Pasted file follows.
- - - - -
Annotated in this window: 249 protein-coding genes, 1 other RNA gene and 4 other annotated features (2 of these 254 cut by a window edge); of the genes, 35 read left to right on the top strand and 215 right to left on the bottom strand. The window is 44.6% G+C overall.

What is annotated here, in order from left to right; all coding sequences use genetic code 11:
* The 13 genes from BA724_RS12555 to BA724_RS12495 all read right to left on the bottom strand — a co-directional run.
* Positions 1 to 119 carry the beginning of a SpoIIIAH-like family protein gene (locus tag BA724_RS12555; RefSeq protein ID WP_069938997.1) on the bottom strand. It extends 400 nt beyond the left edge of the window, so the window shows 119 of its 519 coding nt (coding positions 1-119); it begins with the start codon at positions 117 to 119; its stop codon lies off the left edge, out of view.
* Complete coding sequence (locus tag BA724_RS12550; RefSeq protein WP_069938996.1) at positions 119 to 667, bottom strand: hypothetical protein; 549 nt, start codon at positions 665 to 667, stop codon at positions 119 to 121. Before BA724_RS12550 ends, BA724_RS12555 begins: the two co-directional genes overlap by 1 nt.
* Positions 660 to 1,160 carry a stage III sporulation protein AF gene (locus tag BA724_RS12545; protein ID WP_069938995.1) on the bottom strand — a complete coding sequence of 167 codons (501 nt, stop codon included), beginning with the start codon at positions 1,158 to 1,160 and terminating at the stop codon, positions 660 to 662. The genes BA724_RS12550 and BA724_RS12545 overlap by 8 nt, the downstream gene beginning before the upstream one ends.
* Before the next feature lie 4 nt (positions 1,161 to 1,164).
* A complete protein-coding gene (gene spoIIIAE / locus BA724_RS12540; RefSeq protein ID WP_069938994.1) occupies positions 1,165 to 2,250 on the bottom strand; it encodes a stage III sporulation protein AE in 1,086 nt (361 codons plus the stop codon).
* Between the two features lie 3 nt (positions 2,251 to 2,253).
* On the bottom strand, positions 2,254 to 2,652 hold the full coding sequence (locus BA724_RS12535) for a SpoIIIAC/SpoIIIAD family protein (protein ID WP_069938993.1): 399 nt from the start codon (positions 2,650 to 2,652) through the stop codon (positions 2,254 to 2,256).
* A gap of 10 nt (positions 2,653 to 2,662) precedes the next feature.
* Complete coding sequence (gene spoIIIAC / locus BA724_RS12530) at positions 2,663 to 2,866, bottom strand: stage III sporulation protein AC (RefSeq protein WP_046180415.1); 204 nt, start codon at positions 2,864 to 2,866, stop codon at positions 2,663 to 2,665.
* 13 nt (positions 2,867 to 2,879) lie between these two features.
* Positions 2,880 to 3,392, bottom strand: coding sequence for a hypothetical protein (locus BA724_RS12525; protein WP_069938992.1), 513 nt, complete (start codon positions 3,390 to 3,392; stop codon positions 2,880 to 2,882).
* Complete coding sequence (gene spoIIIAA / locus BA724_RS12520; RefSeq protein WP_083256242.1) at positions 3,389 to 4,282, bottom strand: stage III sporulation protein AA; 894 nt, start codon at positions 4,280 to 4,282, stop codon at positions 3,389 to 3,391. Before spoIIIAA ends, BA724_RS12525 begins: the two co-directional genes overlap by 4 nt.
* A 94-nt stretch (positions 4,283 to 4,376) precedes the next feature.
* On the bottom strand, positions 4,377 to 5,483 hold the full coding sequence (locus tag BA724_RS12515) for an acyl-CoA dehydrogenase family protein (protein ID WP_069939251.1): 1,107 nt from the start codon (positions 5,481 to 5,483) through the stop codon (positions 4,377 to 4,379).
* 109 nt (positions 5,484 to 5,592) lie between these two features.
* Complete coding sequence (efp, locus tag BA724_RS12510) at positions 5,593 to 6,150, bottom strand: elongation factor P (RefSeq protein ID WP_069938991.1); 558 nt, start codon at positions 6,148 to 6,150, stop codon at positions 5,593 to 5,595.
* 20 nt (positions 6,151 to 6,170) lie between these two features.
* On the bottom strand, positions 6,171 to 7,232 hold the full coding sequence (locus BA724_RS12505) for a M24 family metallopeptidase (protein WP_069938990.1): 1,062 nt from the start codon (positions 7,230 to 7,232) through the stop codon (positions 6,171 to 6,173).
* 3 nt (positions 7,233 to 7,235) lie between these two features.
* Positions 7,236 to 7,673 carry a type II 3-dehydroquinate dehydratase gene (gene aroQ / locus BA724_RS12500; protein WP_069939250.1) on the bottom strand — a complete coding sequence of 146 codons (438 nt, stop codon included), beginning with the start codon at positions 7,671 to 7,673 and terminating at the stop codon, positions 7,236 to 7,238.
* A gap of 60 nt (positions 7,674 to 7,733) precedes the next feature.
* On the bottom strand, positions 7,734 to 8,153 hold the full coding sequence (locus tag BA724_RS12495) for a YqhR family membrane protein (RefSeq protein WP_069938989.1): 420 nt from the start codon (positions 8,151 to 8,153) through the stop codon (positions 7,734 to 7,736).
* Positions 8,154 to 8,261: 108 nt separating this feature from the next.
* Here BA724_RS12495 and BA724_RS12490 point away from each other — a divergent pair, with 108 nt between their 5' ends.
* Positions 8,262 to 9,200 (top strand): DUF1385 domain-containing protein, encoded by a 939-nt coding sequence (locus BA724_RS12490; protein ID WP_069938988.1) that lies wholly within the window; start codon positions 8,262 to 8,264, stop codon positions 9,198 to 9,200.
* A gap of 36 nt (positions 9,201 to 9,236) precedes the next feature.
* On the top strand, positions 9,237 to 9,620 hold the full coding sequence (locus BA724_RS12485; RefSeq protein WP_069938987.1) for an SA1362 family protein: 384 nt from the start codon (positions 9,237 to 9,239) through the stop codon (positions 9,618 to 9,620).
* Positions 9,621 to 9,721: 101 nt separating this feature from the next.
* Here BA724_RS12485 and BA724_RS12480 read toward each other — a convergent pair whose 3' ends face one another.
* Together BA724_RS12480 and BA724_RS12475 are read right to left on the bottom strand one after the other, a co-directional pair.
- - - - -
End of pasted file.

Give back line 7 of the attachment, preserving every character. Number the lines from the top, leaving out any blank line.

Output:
* Before the next feature lie 4 nt (positions 1,161 to 1,164).